On top of these injustices, the dairy industry throughout the country, including in Vermont, faces an enormous drop in demand, raising concerns about layoffs and a threat to the state’s economy. Already, farmers in Vermont have dumped 60,000 gallons of surplus milk since April 1st, and dairies in other states are following suit.

It is time to build on the victory won in Burlington to mount an even larger struggle for immigrant rights. We should expand the struggle for No Más Polimigra in cities and towns throughout Vermont and support Migrant Justice’s campaign to pressure Hannaford to join Ben and Jerry’s in the Milk with Dignity Program, which requires these multinational corporations to pay for better wages and working conditions on the state’s dairy farms.

We also must demand that Vermont and the federal government:

  • suspend all ICE detention and deportation operations and redeploy those workers to socially useful jobs;
  • shut down all the detention centers and concentration camps, which have become dangerous sites for the spread of the virus, and free all the detainees;
  • include all immigrants in the benefit packages granted to the rest of the working class amidst this pandemic and recession.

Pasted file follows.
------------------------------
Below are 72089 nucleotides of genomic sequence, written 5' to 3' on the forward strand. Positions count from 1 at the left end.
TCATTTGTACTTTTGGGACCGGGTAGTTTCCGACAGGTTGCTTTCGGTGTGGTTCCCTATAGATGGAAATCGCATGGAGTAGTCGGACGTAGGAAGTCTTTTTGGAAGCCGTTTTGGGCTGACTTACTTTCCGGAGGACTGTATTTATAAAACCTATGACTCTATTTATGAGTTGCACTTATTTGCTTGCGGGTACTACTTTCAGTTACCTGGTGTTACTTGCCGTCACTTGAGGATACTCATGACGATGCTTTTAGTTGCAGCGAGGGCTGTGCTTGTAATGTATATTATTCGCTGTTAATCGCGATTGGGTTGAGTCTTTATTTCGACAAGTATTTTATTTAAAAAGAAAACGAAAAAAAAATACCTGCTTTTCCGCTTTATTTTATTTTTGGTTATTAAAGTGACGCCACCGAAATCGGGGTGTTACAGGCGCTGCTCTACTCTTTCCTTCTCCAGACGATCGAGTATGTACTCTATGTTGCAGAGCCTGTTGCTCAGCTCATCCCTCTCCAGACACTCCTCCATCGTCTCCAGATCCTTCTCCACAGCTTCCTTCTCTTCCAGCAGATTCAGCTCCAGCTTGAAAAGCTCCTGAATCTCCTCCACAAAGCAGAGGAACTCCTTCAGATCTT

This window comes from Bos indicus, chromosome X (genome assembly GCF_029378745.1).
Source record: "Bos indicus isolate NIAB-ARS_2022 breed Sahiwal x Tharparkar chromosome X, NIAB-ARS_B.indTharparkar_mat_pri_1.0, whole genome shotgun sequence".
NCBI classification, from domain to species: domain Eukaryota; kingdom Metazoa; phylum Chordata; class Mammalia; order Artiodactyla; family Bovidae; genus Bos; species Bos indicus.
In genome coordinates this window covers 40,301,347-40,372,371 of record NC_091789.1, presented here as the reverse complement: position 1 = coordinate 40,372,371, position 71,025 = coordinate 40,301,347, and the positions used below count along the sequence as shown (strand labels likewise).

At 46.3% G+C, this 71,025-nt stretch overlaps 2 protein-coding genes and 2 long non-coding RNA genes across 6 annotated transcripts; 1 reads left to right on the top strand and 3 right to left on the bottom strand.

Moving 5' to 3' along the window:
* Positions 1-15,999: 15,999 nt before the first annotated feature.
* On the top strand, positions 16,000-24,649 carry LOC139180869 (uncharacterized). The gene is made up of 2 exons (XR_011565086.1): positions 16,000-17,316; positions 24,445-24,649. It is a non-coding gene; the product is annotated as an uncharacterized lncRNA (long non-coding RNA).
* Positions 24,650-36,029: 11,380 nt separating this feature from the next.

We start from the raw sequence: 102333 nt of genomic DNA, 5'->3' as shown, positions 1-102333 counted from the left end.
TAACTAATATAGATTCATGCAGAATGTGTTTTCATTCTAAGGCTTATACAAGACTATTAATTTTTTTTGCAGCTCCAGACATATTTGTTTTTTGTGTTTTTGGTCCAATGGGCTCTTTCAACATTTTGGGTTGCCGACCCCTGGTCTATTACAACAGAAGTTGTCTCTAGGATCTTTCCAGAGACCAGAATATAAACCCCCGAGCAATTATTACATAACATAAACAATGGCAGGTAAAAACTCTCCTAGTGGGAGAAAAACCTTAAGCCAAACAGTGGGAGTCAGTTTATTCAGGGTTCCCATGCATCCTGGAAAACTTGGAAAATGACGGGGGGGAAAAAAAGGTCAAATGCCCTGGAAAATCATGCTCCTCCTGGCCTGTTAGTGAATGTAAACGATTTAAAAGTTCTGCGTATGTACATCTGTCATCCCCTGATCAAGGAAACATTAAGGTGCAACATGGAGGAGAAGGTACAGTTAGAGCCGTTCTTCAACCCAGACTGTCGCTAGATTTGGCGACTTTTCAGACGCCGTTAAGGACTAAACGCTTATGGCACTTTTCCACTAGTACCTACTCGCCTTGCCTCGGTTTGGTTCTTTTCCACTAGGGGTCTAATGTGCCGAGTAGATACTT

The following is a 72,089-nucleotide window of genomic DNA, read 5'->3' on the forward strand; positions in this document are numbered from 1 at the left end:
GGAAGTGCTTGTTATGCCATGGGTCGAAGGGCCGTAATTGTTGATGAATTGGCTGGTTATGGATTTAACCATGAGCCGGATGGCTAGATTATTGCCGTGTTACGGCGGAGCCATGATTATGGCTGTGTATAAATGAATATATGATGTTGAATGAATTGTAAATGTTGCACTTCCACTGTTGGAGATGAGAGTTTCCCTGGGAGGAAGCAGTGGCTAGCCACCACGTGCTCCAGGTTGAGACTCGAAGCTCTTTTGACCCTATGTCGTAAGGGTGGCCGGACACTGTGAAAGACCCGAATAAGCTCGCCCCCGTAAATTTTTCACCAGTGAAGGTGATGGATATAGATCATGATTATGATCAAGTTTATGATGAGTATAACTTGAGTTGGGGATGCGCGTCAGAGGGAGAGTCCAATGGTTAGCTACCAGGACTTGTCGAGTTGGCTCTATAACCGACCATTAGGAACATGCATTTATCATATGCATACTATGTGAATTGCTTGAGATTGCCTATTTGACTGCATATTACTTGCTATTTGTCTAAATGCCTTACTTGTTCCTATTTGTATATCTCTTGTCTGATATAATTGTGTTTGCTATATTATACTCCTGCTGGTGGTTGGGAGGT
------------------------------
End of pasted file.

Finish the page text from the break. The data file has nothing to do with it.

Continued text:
These demands are neither optional nor pie in the sky; they are necessary and realistic ones that should be enacted immediately. Already, several cities and states in the US and some nations in the world have already begun to adopt versions of them.

A judge in New Jersey ordered the immediate release of 10 immigrants in detention whose underlying health conditions place them at greater risk for COVID-19. Minneapolis just created a $5 million COVID-19 relief fund for its residents, and families will be eligible for assistance regardless of their documentation status. Portugal has temporarily granted full citizenship rights to all migrants and asylum seekers during the COVID-19 crisis so that they may have access to the country’s health care system.

Vermont must follow these examples and implement what is in its power to do in the state, while advocating for change at the national level. The pandemic has proven beyond a shadow of doubt that undocumented workers are essential to our society and deserve to be treated as such by being granted all the rights and benefits afforded to the rest of the working class.

During this crisis, when anyone falling ill is a threat to our collective health, we should fight for policies in line the founding slogan the labor movement “An Injury to One is an Injury to All” and update it with new slogans for our day: “No Human Being is Illegal” and “Not One Left Behind.” Our very lives depend on solidarity against any and all divisions among workers.